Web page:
Energy Systems Week 3 - Anaerobic Lactic - Glycolytic

Last week we explored the ATP-PC system, hopefully you got to grips with its role in high power physical activities and how taxing it can be if overtrained. In week 3 of this energy system blog series we are taking a look at the second most powerful energy system; the anaerobic lactic energy system, also known as the glycolytic energy system.

As the name suggests the anaerobic lactic system runs without requiring oxygen and uses glucose as its preferred fuel source. Although not as powerful as the ATP-PC system, it can produce a relatively high proportion of ATP for around 30 second. Energy production decreases between 30-90 seconds as a result performance will begin to plateau.

The primary role of the lactic system is to generate higher levels of force and power over slightly longer periods than the phosphocreatine system.

It's probably the most misunderstood energy system of the three, people associate the anaerobic lactic energy system with high levels of fatigue and lactate production. Simply training to fatigue doesn't train the anaerobic lactic system to improve. Continued anaerobic metabolism will lead to fatigue due to the large changes in the cellular environment that impairs energy production and muscle contractility, but this is not the only contributing factor, there will be a range of causes for fatigue depending on the sport.


Many Factors contribute to a process called glycolysis which significantly impacts energy production. The lactic energy system produces ATP by breaking down glycogen. This can be done through:

Anaerobic glycolysis or Aerobic Glycolysis. An individual's aerobic fitness levels will impact on glycolytic energy production. Lactate is always produced as a by-product of carbohydrate metabolism, both aerobically and anaerobically, but lactate only accumulates when the aerobic energy system can not keep up with the rate at which lactate is being produced.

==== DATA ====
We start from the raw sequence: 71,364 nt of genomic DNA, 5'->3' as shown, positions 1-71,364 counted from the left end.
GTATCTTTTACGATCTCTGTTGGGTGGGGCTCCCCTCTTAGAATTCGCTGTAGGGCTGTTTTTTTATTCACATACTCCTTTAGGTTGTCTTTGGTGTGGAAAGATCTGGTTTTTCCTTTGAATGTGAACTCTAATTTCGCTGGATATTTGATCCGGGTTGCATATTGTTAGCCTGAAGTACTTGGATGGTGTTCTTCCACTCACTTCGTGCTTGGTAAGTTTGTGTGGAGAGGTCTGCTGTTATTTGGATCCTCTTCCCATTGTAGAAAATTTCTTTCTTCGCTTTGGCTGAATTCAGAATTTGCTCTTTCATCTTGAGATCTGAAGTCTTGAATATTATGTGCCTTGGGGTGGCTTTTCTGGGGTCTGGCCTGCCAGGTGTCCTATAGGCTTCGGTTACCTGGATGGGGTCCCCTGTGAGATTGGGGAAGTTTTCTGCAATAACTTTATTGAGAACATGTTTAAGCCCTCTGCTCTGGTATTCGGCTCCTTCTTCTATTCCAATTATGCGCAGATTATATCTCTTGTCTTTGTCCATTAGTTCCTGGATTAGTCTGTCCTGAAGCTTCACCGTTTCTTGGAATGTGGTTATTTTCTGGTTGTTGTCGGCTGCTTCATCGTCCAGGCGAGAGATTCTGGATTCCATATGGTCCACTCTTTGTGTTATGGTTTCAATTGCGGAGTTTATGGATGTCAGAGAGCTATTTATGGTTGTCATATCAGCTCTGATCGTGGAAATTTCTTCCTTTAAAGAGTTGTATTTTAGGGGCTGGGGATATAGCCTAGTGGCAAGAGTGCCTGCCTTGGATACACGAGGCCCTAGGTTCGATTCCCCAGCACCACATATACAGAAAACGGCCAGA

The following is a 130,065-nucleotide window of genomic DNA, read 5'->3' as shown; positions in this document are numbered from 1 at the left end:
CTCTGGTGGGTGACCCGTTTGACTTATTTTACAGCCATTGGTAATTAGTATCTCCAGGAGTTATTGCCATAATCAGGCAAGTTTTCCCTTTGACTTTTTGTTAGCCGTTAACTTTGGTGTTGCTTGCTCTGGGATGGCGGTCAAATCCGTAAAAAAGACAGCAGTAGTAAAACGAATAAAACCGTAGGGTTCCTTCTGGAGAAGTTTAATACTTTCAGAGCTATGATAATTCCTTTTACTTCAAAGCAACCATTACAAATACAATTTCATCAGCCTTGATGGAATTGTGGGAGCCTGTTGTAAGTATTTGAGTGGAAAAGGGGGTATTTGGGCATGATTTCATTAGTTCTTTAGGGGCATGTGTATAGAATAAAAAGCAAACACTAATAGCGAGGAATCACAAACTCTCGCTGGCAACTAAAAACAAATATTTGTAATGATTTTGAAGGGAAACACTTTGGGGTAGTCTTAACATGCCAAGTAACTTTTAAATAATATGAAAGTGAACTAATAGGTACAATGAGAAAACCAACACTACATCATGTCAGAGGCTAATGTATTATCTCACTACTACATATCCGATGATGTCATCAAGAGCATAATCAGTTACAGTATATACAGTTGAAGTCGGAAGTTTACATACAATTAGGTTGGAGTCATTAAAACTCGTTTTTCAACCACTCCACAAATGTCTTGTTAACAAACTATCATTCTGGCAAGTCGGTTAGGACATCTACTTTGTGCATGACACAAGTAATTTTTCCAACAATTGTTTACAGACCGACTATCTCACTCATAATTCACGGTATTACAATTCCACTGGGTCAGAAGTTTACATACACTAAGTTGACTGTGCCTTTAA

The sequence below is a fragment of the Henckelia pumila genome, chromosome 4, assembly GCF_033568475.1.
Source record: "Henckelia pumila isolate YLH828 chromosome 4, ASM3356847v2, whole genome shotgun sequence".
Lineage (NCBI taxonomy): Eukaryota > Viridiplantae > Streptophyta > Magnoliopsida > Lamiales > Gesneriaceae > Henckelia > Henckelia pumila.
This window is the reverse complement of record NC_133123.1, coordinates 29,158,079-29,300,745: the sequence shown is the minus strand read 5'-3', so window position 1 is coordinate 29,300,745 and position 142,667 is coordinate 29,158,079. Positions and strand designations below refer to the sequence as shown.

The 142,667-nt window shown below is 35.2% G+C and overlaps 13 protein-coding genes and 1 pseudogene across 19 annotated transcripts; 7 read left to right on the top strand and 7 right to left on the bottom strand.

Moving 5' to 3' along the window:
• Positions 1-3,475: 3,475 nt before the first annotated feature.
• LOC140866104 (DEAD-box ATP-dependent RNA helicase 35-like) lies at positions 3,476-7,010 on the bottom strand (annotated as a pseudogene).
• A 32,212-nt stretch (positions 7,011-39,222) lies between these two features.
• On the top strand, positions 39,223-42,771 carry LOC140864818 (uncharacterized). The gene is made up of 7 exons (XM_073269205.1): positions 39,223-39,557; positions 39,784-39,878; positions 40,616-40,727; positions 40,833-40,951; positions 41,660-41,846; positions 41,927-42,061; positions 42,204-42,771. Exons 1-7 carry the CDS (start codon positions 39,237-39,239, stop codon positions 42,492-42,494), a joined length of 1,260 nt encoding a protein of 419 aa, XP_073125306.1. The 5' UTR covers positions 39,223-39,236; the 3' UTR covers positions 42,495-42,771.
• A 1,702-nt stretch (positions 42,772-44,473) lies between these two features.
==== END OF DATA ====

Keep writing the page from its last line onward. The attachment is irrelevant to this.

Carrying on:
There are four key steps involved in the anaerobic glycolytic system:

1: Initially, stored glycogen is converted into glucose. Glucose is then broken down by a series of enzymes. (Investment phase)

2: 2 ATPs are used (Investment phase) to fuel glycolysis and 4 ATPs are created (Payoff phase) so the body gains 2 ATPs to use for muscular contraction.

3: The breakdown of glucose to synthesise ATP results in the creation of a substance called ‘pyruvate’ and hydrogen ions. Without aerobic input, the muscle becomes increasingly acidic as more hydrogen ions are created.

4: Because this system is ‘anaerobic’ there isn’t enough oxygen to break down pyruvate and synthesise more ATP, the changes in the cellular environment that impairs energy production.

As a result of the anaerobic glycolytic process pyruvate binds with hydrogen ions converting them into a substance called lactate, this is different to lactic acid but often both are used in the same breath.A by product of ATP Pyruvate can be used to fuel further aerobic metabolism or it can be used to produce lactate. When the aerobic energy system is functioning at a high level relative to anaerobic demands lactate can be quickly oxidised back to pyruvate which can be used to fuel further anaerobic metabolism.

This highlights the importance of the aerobic capacity of an individual when training the anaerobic lactic system. An athlete who doesn't have a well developed aerobic energy system will not be able to maximise the energy production power of the anaerobic lactic system. Meaning the duration that they require to recover between rounds of lactic intervals will be greater than those with a well developed aerobic system.

Lactate build up in the muscle is an indication that the aerobic energy system can not recycle pyruvate as quickly as the anaerobic lactic system producing it. The body does try to shuttle lactate around to other working muscles in an attempt to convert it and utilise it.

Training the Anaerobic Lactate energy system:

Training the lactic system must be aimed at increasing lactate tolerance, improving the rate of lactate clearance and improving the rate at which glycolysis produces ATP.

Work to rest ratios will vary dependent on the desired outcome of a session. For near complete recovery and clearance of lactate between intervals to be able to repeat you would use a ratio of 1:6. So 30s of High effort to 3Mins of rest, this will help condition the body to clear lactate.

Where as if you were looking to improve lactate tolerance you would half the rest period 1:3. The shortened rest periods wont allow for lactate to clear the muscle and so it will begin to accumulate through the rounds.


The anaerobic lactic pathway prefers carbohydrates as fuel, both fats and proteins cannot be converted into energy without oxygen. The aerobic system supports the anaerobic lactic system and oxidised proteins and fats can be used as fuel to support the ATP production, but this chemical process requires more steps and is slower than anaerobic glycolysis.

Example Session:

  • 5 to 8 × 250m Ski fast - 45 seconds recovery - until pace significantly slows.

  • 150m Run intervals at 400-metre pace - 20 seconds recovery - until pace significantly slows

  • 1min Max Effort Assault Bike - 6 minutes recovery (lactate recovery training)


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